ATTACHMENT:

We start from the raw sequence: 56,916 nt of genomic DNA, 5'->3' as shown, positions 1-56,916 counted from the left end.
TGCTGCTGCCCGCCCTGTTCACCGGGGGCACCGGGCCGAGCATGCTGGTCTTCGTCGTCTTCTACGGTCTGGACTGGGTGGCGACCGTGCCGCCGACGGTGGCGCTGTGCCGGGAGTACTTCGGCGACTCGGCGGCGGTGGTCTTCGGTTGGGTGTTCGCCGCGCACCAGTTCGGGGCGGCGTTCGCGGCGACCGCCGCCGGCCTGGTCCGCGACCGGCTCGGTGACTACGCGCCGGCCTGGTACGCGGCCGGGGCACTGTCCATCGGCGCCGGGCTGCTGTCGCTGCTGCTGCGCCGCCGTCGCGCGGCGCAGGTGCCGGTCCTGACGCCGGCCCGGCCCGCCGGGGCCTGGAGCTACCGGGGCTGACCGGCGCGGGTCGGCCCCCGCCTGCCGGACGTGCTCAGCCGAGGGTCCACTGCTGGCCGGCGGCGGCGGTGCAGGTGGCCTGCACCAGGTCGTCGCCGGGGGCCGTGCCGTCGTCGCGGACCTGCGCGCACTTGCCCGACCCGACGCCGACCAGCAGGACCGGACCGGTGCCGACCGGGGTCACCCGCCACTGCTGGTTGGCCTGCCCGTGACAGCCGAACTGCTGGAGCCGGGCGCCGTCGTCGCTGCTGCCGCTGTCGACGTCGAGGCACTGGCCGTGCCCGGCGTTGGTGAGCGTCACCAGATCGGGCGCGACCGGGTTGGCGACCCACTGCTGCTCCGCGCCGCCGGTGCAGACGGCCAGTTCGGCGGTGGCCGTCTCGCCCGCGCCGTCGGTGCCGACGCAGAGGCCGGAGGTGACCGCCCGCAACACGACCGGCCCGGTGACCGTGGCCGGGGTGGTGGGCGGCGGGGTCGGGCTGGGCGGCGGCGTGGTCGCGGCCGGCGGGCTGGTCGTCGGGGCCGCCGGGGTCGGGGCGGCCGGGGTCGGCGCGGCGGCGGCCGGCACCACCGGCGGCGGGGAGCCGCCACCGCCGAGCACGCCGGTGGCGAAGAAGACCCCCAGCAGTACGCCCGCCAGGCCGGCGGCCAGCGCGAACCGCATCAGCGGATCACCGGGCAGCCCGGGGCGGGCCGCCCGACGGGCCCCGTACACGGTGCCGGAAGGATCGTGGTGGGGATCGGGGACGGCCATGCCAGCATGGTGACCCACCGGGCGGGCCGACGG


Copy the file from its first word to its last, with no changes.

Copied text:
We start from the raw sequence: 56,916 nt of genomic DNA, 5'->3' as shown, positions 1-56,916 counted from the left end.
TGCTGCTGCCCGCCCTGTTCACCGGGGGCACCGGGCCGAGCATGCTGGTCTTCGTCGTCTTCTACGGTCTGGACTGGGTGGCGACCGTGCCGCCGACGGTGGCGCTGTGCCGGGAGTACTTCGGCGACTCGGCGGCGGTGGTCTTCGGTTGGGTGTTCGCCGCGCACCAGTTCGGGGCGGCGTTCGCGGCGACCGCCGCCGGCCTGGTCCGCGACCGGCTCGGTGACTACGCGCCGGCCTGGTACGCGGCCGGGGCACTGTCCATCGGCGCCGGGCTGCTGTCGCTGCTGCTGCGCCGCCGTCGCGCGGCGCAGGTGCCGGTCCTGACGCCGGCCCGGCCCGCCGGGGCCTGGAGCTACCGGGGCTGACCGGCGCGGGTCGGCCCCCGCCTGCCGGACGTGCTCAGCCGAGGGTCCACTGCTGGCCGGCGGCGGCGGTGCAGGTGGCCTGCACCAGGTCGTCGCCGGGGGCCGTGCCGTCGTCGCGGACCTGCGCGCACTTGCCCGACCCGACGCCGACCAGCAGGACCGGACCGGTGCCGACCGGGGTCACCCGCCACTGCTGGTTGGCCTGCCCGTGACAGCCGAACTGCTGGAGCCGGGCGCCGTCGTCGCTGCTGCCGCTGTCGACGTCGAGGCACTGGCCGTGCCCGGCGTTGGTGAGCGTCACCAGATCGGGCGCGACCGGGTTGGCGACCCACTGCTGCTCCGCGCCGCCGGTGCAGACGGCCAGTTCGGCGGTGGCCGTCTCGCCCGCGCCGTCGGTGCCGACGCAGAGGCCGGAGGTGACCGCCCGCAACACGACCGGCCCGGTGACCGTGGCCGGGGTGGTGGGCGGCGGGGTCGGGCTGGGCGGCGGCGTGGTCGCGGCCGGCGGGCTGGTCGTCGGGGCCGCCGGGGTCGGGGCGGCCGGGGTCGGCGCGGCGGCGGCCGGCACCACCGGCGGCGGGGAGCCGCCACCGCCGAGCACGCCGGTGGCGAAGAAGACCCCCAGCAGTACGCCCGCCAGGCCGGCGGCCAGCGCGAACCGCATCAGCGGATCACCGGGCAGCCCGGGGCGGGCCGCCCGACGGGCCCCGTACACGGTGCCGGAAGGATCGTGGTGGGGATCGGGGACGGCCATGCCAGCATGGTGACCCACCGGGCGGGCCGACGG